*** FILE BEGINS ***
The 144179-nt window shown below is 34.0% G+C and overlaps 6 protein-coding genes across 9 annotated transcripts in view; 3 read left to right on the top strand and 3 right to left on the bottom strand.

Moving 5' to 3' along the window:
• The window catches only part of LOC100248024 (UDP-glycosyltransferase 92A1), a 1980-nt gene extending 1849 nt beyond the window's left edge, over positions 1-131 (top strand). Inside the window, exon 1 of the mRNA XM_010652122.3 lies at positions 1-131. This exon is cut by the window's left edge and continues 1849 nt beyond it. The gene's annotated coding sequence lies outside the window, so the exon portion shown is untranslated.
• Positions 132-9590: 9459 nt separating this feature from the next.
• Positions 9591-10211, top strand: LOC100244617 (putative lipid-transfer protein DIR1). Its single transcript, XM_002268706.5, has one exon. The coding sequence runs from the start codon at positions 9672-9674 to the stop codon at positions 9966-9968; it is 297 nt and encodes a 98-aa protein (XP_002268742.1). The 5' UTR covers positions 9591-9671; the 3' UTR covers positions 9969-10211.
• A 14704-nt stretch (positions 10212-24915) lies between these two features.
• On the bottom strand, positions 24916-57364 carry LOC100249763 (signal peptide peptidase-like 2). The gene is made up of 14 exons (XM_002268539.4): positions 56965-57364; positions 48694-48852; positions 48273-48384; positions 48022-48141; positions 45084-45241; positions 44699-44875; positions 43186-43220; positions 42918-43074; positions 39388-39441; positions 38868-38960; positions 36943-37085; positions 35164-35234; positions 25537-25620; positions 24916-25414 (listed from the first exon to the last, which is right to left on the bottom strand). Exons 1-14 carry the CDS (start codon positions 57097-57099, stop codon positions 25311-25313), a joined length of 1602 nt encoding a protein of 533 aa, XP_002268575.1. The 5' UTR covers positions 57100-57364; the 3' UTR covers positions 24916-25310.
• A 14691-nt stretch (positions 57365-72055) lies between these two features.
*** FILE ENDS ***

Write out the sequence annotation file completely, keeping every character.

The 144179-nt window shown below is 34.0% G+C and overlaps 6 protein-coding genes across 9 annotated transcripts in view; 3 read left to right on the top strand and 3 right to left on the bottom strand.

Moving 5' to 3' along the window:
• The window catches only part of LOC100248024 (UDP-glycosyltransferase 92A1), a 1980-nt gene extending 1849 nt beyond the window's left edge, over positions 1-131 (top strand). Inside the window, exon 1 of the mRNA XM_010652122.3 lies at positions 1-131. This exon is cut by the window's left edge and continues 1849 nt beyond it. The gene's annotated coding sequence lies outside the window, so the exon portion shown is untranslated.
• Positions 132-9590: 9459 nt separating this feature from the next.
• Positions 9591-10211, top strand: LOC100244617 (putative lipid-transfer protein DIR1). Its single transcript, XM_002268706.5, has one exon. The coding sequence runs from the start codon at positions 9672-9674 to the stop codon at positions 9966-9968; it is 297 nt and encodes a 98-aa protein (XP_002268742.1). The 5' UTR covers positions 9591-9671; the 3' UTR covers positions 9969-10211.
• A 14704-nt stretch (positions 10212-24915) lies between these two features.
• On the bottom strand, positions 24916-57364 carry LOC100249763 (signal peptide peptidase-like 2). The gene is made up of 14 exons (XM_002268539.4): positions 56965-57364; positions 48694-48852; positions 48273-48384; positions 48022-48141; positions 45084-45241; positions 44699-44875; positions 43186-43220; positions 42918-43074; positions 39388-39441; positions 38868-38960; positions 36943-37085; positions 35164-35234; positions 25537-25620; positions 24916-25414 (listed from the first exon to the last, which is right to left on the bottom strand). Exons 1-14 carry the CDS (start codon positions 57097-57099, stop codon positions 25311-25313), a joined length of 1602 nt encoding a protein of 533 aa, XP_002268575.1. The 5' UTR covers positions 57100-57364; the 3' UTR covers positions 24916-25310.
• A 14691-nt stretch (positions 57365-72055) lies between these two features.